This week, Wall Street and Washington, DC, are buzzing about the power of money in politics. No wonder: Michael Bloomberg, the former New York mayor, has thrown his hat into the race for Democratic presidential nominee and plans to use his billionaire largesse to campaign.
Last Friday alone, Bloomberg reportedly spent about US$30 million ($46.7m) on a blitz of television ads. This sparked a wave of furious anti-billionaire complaints from his rivals in the Democratic race (never mind that his TV ads are not very compelling).
But as political hacks pontificate about TV spots, there is another detail about the contest that has not received as much attention as it should: the ad money being thrown at digital platforms such as Facebook and Google.
Until three years ago, this was a topic most Democrats tended to ignore, partly because it was widely presumed that political advertising on platforms such as Facebook was less important than TV spots.
But it was also because the Democrats blithely assumed that they held a strong advantage over Republicans in cyberspace after Barack Obama's successful digital campaigns in 2008 and 2012.
The 2016 race showed that these assumptions were wrong. Digital advertising can pack a more powerful punch than TV. While the Democrats used to be ahead of the Republicans in this sphere, the online campaign unleashed for Donald Trump during his 2016 presidential run (using the now discredited research group Cambridge Analytica) was more adept than anything produced by the Democrats, partly because it introduced a level of personalised messaging and manipulated "facts" that left civic-minded observers howling with outrage.
Three years later, the shock of that defeat for the Democrats – and the Cambridge Analytica scandal – is sparking a fightback. Some start-ups, supported by Democrats, are trying to harness digital tools to combat Trump online. Others are seeking to track political advertising online to create some transparency, for the first time.
However, this has received relatively little attention among voters or Democrats. That is a pity.
Consider the findings of the start-up Acronym, which was launched in the aftermath of the 2016 election by Tara McGowan, a charismatic young Washington techie who was a key part of Obama's digital team in 2012.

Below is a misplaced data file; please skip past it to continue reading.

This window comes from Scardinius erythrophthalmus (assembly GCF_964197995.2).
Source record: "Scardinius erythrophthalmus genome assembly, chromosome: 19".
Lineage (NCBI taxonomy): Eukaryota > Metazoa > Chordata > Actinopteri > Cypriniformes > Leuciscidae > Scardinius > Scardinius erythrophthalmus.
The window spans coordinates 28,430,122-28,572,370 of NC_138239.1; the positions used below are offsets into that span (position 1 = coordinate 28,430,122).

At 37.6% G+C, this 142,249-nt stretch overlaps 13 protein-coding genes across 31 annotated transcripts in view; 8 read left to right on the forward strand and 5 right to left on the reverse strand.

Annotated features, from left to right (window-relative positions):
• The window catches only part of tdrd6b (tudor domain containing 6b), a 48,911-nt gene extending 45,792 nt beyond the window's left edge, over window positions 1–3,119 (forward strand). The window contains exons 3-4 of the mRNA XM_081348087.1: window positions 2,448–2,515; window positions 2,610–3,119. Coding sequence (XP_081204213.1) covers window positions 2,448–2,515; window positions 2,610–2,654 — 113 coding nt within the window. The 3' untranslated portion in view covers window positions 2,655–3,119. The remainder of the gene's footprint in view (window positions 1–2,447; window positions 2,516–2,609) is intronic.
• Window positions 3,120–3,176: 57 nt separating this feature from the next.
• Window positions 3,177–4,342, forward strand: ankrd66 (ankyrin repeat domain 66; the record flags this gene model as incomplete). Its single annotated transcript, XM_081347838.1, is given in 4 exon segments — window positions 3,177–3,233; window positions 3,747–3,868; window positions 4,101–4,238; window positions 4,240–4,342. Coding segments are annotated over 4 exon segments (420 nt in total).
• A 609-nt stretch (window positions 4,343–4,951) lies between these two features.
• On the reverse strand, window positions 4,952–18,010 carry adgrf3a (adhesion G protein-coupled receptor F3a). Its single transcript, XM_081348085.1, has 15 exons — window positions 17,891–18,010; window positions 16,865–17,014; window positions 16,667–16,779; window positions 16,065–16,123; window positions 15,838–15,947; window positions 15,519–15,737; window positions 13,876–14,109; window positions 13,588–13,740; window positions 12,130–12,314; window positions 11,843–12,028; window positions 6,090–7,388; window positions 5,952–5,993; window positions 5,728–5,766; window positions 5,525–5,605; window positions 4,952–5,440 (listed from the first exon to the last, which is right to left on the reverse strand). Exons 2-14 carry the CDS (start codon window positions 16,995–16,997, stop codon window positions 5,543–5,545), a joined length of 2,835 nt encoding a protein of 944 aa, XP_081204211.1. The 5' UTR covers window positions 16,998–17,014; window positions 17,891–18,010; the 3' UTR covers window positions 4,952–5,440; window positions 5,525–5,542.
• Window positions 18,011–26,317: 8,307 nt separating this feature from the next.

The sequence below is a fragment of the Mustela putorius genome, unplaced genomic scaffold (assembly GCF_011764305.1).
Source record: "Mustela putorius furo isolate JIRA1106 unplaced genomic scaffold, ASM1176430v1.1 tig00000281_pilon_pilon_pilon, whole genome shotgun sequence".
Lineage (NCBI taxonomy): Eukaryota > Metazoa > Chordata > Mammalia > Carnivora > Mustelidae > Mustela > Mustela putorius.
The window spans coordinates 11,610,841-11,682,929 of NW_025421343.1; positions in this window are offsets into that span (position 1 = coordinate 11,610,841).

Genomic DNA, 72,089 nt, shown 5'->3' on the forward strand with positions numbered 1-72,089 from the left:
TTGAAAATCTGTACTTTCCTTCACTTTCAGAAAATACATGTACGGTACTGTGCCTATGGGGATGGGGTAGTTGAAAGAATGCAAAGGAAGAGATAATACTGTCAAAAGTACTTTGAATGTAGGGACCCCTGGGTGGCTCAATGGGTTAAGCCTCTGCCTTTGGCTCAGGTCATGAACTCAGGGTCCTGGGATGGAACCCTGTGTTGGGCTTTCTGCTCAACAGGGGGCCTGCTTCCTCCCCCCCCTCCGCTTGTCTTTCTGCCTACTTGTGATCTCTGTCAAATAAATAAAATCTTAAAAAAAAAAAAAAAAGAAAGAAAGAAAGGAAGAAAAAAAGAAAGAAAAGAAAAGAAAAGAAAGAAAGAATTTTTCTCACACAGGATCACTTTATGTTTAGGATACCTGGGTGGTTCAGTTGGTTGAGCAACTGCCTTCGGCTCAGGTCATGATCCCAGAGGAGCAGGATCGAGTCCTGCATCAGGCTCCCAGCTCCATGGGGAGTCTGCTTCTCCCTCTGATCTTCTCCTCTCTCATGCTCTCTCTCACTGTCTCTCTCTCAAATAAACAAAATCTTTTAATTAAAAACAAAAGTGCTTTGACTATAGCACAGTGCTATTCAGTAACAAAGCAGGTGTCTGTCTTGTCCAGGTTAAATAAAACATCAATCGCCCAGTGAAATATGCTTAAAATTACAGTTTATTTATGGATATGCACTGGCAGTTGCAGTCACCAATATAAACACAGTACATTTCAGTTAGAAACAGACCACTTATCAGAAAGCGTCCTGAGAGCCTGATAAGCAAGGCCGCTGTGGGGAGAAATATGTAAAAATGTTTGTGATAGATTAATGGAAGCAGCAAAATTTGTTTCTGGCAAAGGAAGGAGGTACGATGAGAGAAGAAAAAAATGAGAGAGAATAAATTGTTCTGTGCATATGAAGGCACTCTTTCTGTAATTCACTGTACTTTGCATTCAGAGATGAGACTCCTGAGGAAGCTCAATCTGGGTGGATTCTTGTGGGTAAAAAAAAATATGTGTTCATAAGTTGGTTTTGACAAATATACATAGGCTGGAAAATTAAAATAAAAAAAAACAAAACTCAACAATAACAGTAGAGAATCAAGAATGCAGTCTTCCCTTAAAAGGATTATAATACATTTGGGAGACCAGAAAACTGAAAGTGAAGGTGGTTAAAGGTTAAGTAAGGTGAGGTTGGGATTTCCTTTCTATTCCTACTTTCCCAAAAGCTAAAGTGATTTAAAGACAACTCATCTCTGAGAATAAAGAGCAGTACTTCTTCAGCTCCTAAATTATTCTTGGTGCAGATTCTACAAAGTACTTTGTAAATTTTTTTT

Its weekly newsletter on digital spending suggests that, in the week from November 10 to November 16 (the last data available as this column went to press), the Democratic presidential candidate that spent most heavily on Google and Facebook advertising was Tom Steyer, the billionaire environmental activist, who shelled out US$1.4m.
This might surprise many observers, since Steyer is polling so low in the primary race that he has been largely invisible in mainstream news. However, his team has used targeted social media to attract grassroots donations (needed to keep him in the debates) and to spread environmental messages.
Despite Steyer's poor polling numbers, this seems to be helping to shift the wider debate about green issues among Democrats.
Another candidate, Pete Buttigieg, has been in second place to Steyer in recent weeks but his overall digital spending for the year (at US$9m) is bigger than any other leading Democratic candidate: Elizabeth Warren and Bernie Sanders lag slightly behind, while Kamala Harris and Joe Biden are considerably lower.
This is striking. But what is doubly notable is that Acronym calculates that Trump's team has dropped about US$28m on Google and Facebook advertising since last year's midterm elections — far more than any Democrat. This is set to accelerate, the Acronym newsletter says, noting: "His team continues to run Facebook ads calling impeachment a hoax and pushing videos ripping 'little Adam Schiff'" (the Democratic lawmaker chairing the impeachment proceedings).
But Trump may finally be about to face a proper foe in cyberspace. According to Acronym, Bloomberg plans to spend US$100m on swing-state, anti-Trump digital advertising on top of his anticipated presidential campaign.
Is this a good thing? Some observers think not. Tim Berners-Lee, the man who invented the world wide web, wrote an impassioned column in The New York Times this week calling for a ban on all digital political campaigns. Twitter has already taken action on this, and Facebook and Google claim they are also tightening controls.
However, the harsh truth is that even as groups such as Twitter step back, new digital channels are emerging. Acronym points out that rightwing, pro-Trump groups have recently started to use the Chinese-owned video platform TikTok, which is popular with millennials, to spread their message.
This leaves figures such as McGowan concluding that Democrats must join the fight. "The Democrats fell behind the Republicans in 2016 because the Republicans had more incentive to innovate… they leapfrogged us," she says.
"But I feel very confident that the Democrats are now going to use every [digital] tool and channel available to them… 2016 was a wake-up call and we know we need to be humble and embrace new strategies."
The 2020 race, in other words, might yet make Trump's digital onslaught seem almost tame. Think of that when you see the next Bloomberg TV ad.
Written by: Gillian Tett
© Financial Times